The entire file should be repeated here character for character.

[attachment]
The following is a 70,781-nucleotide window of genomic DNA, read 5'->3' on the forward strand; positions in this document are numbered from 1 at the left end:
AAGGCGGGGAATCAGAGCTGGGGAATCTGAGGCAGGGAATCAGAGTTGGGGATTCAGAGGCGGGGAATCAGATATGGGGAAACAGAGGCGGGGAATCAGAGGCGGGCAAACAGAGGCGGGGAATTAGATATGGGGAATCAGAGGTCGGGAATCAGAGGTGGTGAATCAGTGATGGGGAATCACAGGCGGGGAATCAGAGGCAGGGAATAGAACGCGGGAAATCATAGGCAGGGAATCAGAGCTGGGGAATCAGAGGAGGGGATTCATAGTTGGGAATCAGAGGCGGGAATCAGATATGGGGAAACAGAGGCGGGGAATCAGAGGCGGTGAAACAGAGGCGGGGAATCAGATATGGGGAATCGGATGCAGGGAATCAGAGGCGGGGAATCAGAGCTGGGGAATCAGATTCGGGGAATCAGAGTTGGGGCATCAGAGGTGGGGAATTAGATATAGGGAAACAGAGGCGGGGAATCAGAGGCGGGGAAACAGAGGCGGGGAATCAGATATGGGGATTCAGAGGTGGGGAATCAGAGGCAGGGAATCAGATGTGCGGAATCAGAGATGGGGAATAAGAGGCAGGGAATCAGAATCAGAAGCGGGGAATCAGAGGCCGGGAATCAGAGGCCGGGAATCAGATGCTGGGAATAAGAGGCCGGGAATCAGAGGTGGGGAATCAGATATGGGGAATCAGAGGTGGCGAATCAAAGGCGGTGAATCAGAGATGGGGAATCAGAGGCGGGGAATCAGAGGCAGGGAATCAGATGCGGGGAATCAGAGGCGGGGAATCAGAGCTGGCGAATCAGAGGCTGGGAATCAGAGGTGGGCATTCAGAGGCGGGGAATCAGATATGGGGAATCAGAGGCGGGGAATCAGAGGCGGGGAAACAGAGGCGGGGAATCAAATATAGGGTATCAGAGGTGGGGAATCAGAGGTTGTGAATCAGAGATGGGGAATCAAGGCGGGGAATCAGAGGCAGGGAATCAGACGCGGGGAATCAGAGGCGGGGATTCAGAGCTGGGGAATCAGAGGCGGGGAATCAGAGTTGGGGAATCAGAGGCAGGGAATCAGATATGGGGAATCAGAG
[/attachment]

The following is a 70,781-nucleotide window of genomic DNA, read 5'->3' on the forward strand; positions in this document are numbered from 1 at the left end:
AAGGCGGGGAATCAGAGCTGGGGAATCTGAGGCAGGGAATCAGAGTTGGGGATTCAGAGGCGGGGAATCAGATATGGGGAAACAGAGGCGGGGAATCAGAGGCGGGCAAACAGAGGCGGGGAATTAGATATGGGGAATCAGAGGTCGGGAATCAGAGGTGGTGAATCAGTGATGGGGAATCACAGGCGGGGAATCAGAGGCAGGGAATAGAACGCGGGAAATCATAGGCAGGGAATCAGAGCTGGGGAATCAGAGGAGGGGATTCATAGTTGGGAATCAGAGGCGGGAATCAGATATGGGGAAACAGAGGCGGGGAATCAGAGGCGGTGAAACAGAGGCGGGGAATCAGATATGGGGAATCGGATGCAGGGAATCAGAGGCGGGGAATCAGAGCTGGGGAATCAGATTCGGGGAATCAGAGTTGGGGCATCAGAGGTGGGGAATTAGATATAGGGAAACAGAGGCGGGGAATCAGAGGCGGGGAAACAGAGGCGGGGAATCAGATATGGGGATTCAGAGGTGGGGAATCAGAGGCAGGGAATCAGATGTGCGGAATCAGAGATGGGGAATAAGAGGCAGGGAATCAGAATCAGAAGCGGGGAATCAGAGGCCGGGAATCAGAGGCCGGGAATCAGATGCTGGGAATAAGAGGCCGGGAATCAGAGGTGGGGAATCAGATATGGGGAATCAGAGGTGGCGAATCAAAGGCGGTGAATCAGAGATGGGGAATCAGAGGCGGGGAATCAGAGGCAGGGAATCAGATGCGGGGAATCAGAGGCGGGGAATCAGAGCTGGCGAATCAGAGGCTGGGAATCAGAGGTGGGCATTCAGAGGCGGGGAATCAGATATGGGGAATCAGAGGCGGGGAATCAGAGGCGGGGAAACAGAGGCGGGGAATCAAATATAGGGTATCAGAGGTGGGGAATCAGAGGTTGTGAATCAGAGATGGGGAATCAAGGCGGGGAATCAGAGGCAGGGAATCAGACGCGGGGAATCAGAGGCGGGGATTCAGAGCTGGGGAATCAGAGGCGGGGAATCAGAGTTGGGGAATCAGAGGCAGGGAATCAGATATGGGGAATCAGAG